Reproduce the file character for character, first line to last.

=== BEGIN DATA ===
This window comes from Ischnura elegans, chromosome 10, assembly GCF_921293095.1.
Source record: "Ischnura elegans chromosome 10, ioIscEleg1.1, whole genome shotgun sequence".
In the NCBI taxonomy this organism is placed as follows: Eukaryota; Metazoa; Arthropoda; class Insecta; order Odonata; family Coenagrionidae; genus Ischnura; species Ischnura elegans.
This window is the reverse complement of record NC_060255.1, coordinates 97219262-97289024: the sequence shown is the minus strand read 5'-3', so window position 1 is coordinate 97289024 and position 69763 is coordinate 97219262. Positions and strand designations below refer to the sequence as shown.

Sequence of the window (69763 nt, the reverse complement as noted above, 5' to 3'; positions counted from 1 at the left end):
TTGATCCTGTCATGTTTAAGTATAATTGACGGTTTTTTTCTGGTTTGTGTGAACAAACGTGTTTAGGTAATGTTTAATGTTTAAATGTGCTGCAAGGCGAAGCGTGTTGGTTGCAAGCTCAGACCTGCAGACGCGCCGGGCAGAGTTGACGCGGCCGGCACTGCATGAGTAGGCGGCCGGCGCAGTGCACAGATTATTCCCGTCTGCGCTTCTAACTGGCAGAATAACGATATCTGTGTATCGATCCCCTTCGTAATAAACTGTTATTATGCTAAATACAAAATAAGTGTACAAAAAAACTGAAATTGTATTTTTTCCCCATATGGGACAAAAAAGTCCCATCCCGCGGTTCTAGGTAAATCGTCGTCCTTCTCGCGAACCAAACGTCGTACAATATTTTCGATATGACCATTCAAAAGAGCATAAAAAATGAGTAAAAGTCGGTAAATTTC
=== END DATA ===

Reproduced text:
This window comes from Ischnura elegans, chromosome 10, assembly GCF_921293095.1.
Source record: "Ischnura elegans chromosome 10, ioIscEleg1.1, whole genome shotgun sequence".
In the NCBI taxonomy this organism is placed as follows: Eukaryota; Metazoa; Arthropoda; class Insecta; order Odonata; family Coenagrionidae; genus Ischnura; species Ischnura elegans.
This window is the reverse complement of record NC_060255.1, coordinates 97219262-97289024: the sequence shown is the minus strand read 5'-3', so window position 1 is coordinate 97289024 and position 69763 is coordinate 97219262. Positions and strand designations below refer to the sequence as shown.

Sequence of the window (69763 nt, the reverse complement as noted above, 5' to 3'; positions counted from 1 at the left end):
TTGATCCTGTCATGTTTAAGTATAATTGACGGTTTTTTTCTGGTTTGTGTGAACAAACGTGTTTAGGTAATGTTTAATGTTTAAATGTGCTGCAAGGCGAAGCGTGTTGGTTGCAAGCTCAGACCTGCAGACGCGCCGGGCAGAGTTGACGCGGCCGGCACTGCATGAGTAGGCGGCCGGCGCAGTGCACAGATTATTCCCGTCTGCGCTTCTAACTGGCAGAATAACGATATCTGTGTATCGATCCCCTTCGTAATAAACTGTTATTATGCTAAATACAAAATAAGTGTACAAAAAAACTGAAATTGTATTTTTTCCCCATATGGGACAAAAAAGTCCCATCCCGCGGTTCTAGGTAAATCGTCGTCCTTCTCGCGAACCAAACGTCGTACAATATTTTCGATATGACCATTCAAAAGAGCATAAAAAATGAGTAAAAGTCGGTAAATTTC